Practices - Intellectual Property

Patent Preparation & Prosecution

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Not all patents are created equal.

Many patent applications fail because the invention they were drafted to protect didn’t meet the core patentability requirements of novelty and non-obviousness, and others fail because of the quality of the patent application itself. Additionally, of the patents that do get granted, an even smaller percentage ever provides any commercial advantage or revenue for their owners. The question is, what can you do to:

  1. reasonably assess the patentability of your invention before initiating the patent process, and
  2. improve the likelihood of being granted a valuable patent?

DRM’s process yields high-quality patents.

Clearly, not all patents are created equal. If you believe your invention will meet the core patent requirements and you want to improve your chance of being granted a patent, you need to work with a team of intellectual property professionals who have experience in your specific industry and have a track record of getting patents granted. That’s exactly what you’ll find at Downs Rachlin Martin. Our team includes directors with decades of patent experience, many with industry-specific technical experience, including graduate technical degrees; patent professionals who have worked as patent examiners at the USPTO; patent clerks; and a team of highly-experienced IP paralegals. This combination of strong industry-specific experience, educational background and deep legal knowledge enables DRM’s patent attorneys to extract from a client the essence of the invention, which forms the core of a strong patent.

Our attorneys approach the patent preparation process by first understanding your business goals and objectives. With this knowledge, we are better equipped to develop the right specification and claim structure to help achieve your business goals. We perform product clearance studies to provide our clients with peace of mind when launching new products. When it comes to patent prosecution, we are adept at representing clients before the U.S. Patent and Trademark Office and in dealing with patent examiners and patent judges to obtain the broadest patent protection available under the circumstances. We regularly interact with foreign associates in obtaining international patents for our clients, typically providing substantive direction to our associates during foreign prosecution.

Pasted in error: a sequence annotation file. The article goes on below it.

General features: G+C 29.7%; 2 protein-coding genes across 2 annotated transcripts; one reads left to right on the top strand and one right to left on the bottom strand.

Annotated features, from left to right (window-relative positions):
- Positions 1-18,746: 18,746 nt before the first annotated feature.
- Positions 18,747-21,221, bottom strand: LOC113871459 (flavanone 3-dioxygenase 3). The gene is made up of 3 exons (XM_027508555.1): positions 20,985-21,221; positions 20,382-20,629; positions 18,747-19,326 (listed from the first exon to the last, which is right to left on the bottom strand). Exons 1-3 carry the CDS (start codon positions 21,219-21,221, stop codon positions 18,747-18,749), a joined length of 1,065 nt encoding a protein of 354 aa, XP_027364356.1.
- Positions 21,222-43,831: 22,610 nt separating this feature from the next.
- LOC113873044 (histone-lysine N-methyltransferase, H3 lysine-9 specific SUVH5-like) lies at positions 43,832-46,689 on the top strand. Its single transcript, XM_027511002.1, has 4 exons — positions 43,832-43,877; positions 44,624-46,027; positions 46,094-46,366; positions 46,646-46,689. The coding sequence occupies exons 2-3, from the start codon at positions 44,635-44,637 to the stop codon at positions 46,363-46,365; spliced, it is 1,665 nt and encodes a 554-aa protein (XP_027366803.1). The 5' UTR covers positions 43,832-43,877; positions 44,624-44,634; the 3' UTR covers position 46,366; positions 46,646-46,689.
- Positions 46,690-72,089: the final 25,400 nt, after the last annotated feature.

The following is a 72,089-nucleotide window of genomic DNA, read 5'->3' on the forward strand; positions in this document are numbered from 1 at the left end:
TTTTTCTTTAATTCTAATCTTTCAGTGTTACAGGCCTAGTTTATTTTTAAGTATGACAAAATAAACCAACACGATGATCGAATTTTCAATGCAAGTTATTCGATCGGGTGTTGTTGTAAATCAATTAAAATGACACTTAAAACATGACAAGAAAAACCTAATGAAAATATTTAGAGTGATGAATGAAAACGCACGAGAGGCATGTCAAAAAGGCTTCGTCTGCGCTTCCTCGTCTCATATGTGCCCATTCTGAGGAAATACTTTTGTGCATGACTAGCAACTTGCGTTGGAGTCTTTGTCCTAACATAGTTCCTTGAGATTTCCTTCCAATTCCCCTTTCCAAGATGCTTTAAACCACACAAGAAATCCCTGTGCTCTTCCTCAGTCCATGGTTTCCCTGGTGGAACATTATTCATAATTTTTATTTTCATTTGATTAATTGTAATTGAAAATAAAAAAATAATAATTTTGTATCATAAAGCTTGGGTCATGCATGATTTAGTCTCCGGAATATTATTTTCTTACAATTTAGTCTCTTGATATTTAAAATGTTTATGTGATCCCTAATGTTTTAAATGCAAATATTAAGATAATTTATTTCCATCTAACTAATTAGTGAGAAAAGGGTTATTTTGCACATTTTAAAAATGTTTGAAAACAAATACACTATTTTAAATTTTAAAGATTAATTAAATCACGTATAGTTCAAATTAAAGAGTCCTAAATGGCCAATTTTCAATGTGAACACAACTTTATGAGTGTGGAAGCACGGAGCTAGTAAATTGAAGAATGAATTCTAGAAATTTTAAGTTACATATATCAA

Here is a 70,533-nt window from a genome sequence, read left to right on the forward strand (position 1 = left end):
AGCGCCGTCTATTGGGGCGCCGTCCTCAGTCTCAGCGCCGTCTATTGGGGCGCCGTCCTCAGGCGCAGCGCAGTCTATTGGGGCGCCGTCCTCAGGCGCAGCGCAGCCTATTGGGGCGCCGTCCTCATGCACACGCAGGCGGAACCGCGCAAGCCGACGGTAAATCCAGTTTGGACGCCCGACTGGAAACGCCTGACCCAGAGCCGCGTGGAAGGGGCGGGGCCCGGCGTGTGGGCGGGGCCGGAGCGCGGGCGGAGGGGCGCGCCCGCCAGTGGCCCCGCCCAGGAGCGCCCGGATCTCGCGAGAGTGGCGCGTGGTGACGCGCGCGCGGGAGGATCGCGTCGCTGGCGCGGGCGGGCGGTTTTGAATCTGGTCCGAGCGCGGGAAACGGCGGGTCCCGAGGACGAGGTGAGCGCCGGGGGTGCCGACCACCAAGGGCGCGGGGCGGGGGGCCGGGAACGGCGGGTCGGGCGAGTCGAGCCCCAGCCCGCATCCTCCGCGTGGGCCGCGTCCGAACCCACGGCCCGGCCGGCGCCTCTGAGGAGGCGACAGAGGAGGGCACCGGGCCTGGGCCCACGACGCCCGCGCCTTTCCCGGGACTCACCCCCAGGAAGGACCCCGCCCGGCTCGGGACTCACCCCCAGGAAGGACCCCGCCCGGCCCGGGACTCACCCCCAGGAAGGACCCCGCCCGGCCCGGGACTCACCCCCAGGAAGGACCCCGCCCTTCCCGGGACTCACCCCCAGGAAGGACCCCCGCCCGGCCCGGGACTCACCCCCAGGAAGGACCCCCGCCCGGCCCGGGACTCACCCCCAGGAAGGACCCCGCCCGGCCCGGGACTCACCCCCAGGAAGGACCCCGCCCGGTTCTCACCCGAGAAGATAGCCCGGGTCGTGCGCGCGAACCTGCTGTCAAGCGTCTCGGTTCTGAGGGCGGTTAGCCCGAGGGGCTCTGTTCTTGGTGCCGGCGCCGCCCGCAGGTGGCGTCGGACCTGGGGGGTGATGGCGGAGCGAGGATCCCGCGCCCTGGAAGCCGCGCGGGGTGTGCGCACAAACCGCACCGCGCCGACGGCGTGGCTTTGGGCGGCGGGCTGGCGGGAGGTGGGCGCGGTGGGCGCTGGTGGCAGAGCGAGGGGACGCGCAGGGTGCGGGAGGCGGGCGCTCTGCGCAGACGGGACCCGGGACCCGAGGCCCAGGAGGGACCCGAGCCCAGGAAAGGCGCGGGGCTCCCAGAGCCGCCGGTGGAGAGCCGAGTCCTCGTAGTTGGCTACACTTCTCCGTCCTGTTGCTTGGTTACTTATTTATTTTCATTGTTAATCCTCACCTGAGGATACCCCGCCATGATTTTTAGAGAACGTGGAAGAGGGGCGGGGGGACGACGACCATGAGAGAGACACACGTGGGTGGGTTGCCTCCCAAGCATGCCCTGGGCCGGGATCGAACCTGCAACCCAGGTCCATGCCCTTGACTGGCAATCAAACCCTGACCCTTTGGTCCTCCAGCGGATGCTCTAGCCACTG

For more information about our patent preparation and prosecution practice, please contact Morgan Heller, Thomas Kohler, or Kevin McGrath.

DRM patent attorneys serve clients of all sizes across a wide range of industries.

DRM’s attorneys assist clients in protecting, leveraging, enforcing and defending their valuable inventions and patent rights across industries such as: automotive, chemical, financial, healthcare, medical devices, microelectronics, nanotechnology, optics and optoelectronic devices, software and computer systems, telecommunications, turbo machinery and toys. We prepare U.S. utility and design patent applications and international applications (PCTs) in these and many other fields. As Vermont strives to achieve its goal of having 25% of its energy needs satisfied by renewables by 2025 and 90% by 2050, DRM has become a leader in IP for alternative energy, wind, and solar technology. When protection of markets outside the U.S. is important, DRM’s attorneys can turn to long-standing and close working relationships with a large network of foreign associates to initiate and prosecute patent filings in countries and regions across the globe, thereby maximizing the patent protection on a global scale.

Morgan S. Heller II

Director

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Thomas D. Kohler

Director

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Kevin C. McGrath

Director

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April F. Hathaway

Paralegal

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Karen S. Jeffer

Paralegal

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Patent Preparation & Prosecution

Means Plus Function – Williamson Removed The “Heavy” Presumption But Dyfan And VDPP Pack Some of the Pounds Back On

A means plus function claim limitation describes a claim element in terms of the function it performs rather than the specific structure of the element.
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New Fast-Track Appeals Pilot Program for Patent Applications

Starting July 2, 2020, the United States Patent and Trademark Office is offering a Fast-Track Appeals Pilot Program that appears to be a very cost effective way to expedite an appeal of a final rejection of a US patent application.
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New Report From the USPTO Concludes Patenting Software in the United States Has Become Easier and More Predictable

Recent USPTO report concludes that for tech areas that typically receive Section 101 rejections, recent changes to examiner guidance have resulted in 25% decrease in the likelihood of receiving a rejection and a 44% decrease in examination uncertainty.
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Patent Marking

Labeling a patented product with a patent number is called “patent marking.” There is no requirement to mark your patented products, however, failure to mark can limit the amount of money (damages) you would be awarded in a lawsuit for patent infringement.
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